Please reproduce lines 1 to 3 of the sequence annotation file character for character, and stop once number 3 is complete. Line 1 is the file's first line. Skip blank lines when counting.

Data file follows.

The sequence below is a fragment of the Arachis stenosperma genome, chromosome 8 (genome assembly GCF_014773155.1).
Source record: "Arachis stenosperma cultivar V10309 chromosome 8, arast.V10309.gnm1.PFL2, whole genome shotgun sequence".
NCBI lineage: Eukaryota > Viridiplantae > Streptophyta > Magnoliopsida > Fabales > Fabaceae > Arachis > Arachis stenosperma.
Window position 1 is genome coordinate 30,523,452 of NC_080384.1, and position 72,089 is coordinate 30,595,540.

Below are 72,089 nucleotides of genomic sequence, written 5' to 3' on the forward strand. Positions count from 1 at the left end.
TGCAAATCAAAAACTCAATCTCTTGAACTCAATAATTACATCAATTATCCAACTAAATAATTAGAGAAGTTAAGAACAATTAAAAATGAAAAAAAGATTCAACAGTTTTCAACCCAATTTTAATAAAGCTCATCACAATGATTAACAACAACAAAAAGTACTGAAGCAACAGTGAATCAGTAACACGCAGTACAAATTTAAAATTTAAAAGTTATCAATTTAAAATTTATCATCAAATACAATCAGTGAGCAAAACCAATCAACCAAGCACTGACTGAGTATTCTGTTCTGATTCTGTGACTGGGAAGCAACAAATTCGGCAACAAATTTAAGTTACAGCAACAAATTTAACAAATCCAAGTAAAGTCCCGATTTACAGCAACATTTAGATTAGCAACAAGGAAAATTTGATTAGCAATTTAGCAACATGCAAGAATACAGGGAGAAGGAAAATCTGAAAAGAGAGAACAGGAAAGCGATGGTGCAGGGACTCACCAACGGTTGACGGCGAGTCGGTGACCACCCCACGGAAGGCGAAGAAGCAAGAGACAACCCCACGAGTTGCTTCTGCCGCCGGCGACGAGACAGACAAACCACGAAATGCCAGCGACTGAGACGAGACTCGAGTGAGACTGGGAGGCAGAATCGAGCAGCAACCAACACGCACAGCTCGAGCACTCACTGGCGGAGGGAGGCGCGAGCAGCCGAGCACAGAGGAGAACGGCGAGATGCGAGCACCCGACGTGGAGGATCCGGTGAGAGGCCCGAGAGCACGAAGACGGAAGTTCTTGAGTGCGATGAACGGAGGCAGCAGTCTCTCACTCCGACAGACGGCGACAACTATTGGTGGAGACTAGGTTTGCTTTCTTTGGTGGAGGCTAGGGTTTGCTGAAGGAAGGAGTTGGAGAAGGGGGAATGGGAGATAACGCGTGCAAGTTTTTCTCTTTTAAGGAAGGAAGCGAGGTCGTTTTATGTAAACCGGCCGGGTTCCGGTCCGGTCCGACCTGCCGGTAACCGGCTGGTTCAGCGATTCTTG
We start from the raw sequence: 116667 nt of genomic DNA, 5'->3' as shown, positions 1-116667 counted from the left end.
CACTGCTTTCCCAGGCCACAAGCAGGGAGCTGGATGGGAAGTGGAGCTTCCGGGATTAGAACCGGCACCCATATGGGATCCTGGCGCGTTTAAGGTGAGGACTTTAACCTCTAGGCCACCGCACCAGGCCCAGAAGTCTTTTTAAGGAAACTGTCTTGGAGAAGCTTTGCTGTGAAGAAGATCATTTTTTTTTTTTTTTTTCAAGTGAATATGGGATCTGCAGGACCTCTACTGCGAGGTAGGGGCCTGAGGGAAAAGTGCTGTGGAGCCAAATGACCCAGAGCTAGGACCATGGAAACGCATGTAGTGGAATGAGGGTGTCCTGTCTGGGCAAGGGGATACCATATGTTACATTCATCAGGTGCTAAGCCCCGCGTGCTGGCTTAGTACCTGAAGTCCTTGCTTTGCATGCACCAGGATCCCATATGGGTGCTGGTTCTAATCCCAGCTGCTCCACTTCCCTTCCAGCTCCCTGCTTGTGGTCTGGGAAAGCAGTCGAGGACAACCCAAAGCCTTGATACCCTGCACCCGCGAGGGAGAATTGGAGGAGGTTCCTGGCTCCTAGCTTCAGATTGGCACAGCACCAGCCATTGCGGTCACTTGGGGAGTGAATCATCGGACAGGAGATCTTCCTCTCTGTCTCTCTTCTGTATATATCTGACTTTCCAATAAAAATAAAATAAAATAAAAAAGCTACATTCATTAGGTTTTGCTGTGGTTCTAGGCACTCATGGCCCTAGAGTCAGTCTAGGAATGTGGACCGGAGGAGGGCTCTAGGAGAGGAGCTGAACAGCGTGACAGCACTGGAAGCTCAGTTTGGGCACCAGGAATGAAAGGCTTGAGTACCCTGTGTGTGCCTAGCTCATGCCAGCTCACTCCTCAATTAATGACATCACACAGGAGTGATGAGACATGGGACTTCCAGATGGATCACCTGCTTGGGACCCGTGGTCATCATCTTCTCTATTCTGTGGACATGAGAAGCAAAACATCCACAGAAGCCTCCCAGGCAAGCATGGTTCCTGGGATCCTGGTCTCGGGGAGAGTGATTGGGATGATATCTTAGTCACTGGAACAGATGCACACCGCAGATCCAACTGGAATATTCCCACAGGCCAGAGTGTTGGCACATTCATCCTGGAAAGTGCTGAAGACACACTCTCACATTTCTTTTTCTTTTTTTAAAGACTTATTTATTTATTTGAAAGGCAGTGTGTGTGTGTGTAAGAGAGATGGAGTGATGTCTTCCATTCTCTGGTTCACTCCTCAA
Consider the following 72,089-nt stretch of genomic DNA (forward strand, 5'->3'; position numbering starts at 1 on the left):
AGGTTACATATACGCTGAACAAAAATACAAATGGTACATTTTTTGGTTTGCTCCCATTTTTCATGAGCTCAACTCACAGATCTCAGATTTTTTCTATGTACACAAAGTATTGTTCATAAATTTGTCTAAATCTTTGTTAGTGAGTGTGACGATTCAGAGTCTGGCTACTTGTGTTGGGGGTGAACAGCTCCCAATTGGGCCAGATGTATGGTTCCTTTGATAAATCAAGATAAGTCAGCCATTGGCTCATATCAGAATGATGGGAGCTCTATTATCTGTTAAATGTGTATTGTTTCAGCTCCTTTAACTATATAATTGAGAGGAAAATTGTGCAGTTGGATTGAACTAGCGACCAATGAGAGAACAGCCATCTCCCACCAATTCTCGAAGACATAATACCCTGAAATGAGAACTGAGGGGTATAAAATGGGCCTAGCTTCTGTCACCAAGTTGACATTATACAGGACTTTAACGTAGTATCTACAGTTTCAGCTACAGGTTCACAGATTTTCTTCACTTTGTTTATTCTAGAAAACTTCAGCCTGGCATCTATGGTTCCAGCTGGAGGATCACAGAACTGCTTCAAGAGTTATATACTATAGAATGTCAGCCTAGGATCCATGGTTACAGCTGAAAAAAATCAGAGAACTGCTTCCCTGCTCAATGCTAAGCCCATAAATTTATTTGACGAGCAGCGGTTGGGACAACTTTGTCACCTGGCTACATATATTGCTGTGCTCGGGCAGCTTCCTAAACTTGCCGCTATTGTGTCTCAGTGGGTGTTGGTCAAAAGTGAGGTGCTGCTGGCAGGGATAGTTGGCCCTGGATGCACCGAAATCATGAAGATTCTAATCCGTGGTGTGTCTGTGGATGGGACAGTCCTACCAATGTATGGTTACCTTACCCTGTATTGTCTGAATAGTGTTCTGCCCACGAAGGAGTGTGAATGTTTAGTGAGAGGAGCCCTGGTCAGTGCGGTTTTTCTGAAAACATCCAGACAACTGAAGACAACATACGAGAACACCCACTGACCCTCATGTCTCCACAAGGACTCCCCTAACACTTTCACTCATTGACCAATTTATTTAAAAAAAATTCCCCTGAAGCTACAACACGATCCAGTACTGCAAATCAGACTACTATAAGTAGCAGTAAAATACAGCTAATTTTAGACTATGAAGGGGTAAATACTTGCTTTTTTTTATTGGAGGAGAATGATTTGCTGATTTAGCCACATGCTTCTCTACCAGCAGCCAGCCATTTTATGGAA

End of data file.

The sequence below is a fragment of the Arachis stenosperma genome, chromosome 8 (genome assembly GCF_014773155.1).
Source record: "Arachis stenosperma cultivar V10309 chromosome 8, arast.V10309.gnm1.PFL2, whole genome shotgun sequence".
NCBI lineage: Eukaryota > Viridiplantae > Streptophyta > Magnoliopsida > Fabales > Fabaceae > Arachis > Arachis stenosperma.